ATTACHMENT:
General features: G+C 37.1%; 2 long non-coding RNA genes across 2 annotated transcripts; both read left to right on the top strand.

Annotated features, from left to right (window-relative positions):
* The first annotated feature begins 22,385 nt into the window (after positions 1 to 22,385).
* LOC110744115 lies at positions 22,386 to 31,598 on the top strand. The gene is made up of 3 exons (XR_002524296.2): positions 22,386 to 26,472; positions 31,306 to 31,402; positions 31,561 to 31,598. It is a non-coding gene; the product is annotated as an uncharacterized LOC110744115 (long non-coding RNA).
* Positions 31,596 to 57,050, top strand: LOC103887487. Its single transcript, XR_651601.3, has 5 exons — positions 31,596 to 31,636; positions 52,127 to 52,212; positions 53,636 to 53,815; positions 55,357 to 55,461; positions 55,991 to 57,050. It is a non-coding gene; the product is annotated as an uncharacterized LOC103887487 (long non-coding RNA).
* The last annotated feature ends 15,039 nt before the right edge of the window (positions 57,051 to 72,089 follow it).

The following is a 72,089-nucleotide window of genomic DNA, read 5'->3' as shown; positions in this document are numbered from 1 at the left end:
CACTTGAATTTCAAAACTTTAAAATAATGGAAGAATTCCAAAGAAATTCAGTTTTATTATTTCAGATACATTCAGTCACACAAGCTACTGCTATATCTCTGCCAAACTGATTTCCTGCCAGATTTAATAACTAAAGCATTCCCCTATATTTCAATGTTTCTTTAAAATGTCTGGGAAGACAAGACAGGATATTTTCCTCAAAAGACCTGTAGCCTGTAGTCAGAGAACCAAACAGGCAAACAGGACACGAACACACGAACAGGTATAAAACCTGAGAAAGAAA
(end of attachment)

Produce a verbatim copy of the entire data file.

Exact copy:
General features: G+C 37.1%; 2 long non-coding RNA genes across 2 annotated transcripts; both read left to right on the top strand.

Annotated features, from left to right (window-relative positions):
* The first annotated feature begins 22,385 nt into the window (after positions 1 to 22,385).
* LOC110744115 lies at positions 22,386 to 31,598 on the top strand. The gene is made up of 3 exons (XR_002524296.2): positions 22,386 to 26,472; positions 31,306 to 31,402; positions 31,561 to 31,598. It is a non-coding gene; the product is annotated as an uncharacterized LOC110744115 (long non-coding RNA).
* Positions 31,596 to 57,050, top strand: LOC103887487. Its single transcript, XR_651601.3, has 5 exons — positions 31,596 to 31,636; positions 52,127 to 52,212; positions 53,636 to 53,815; positions 55,357 to 55,461; positions 55,991 to 57,050. It is a non-coding gene; the product is annotated as an uncharacterized LOC103887487 (long non-coding RNA).
* The last annotated feature ends 15,039 nt before the right edge of the window (positions 57,051 to 72,089 follow it).

The following is a 72,089-nucleotide window of genomic DNA, read 5'->3' as shown; positions in this document are numbered from 1 at the left end:
CACTTGAATTTCAAAACTTTAAAATAATGGAAGAATTCCAAAGAAATTCAGTTTTATTATTTCAGATACATTCAGTCACACAAGCTACTGCTATATCTCTGCCAAACTGATTTCCTGCCAGATTTAATAACTAAAGCATTCCCCTATATTTCAATGTTTCTTTAAAATGTCTGGGAAGACAAGACAGGATATTTTCCTCAAAAGACCTGTAGCCTGTAGTCAGAGAACCAAACAGGCAAACAGGACACGAACACACGAACAGGTATAAAACCTGAGAAAGAAA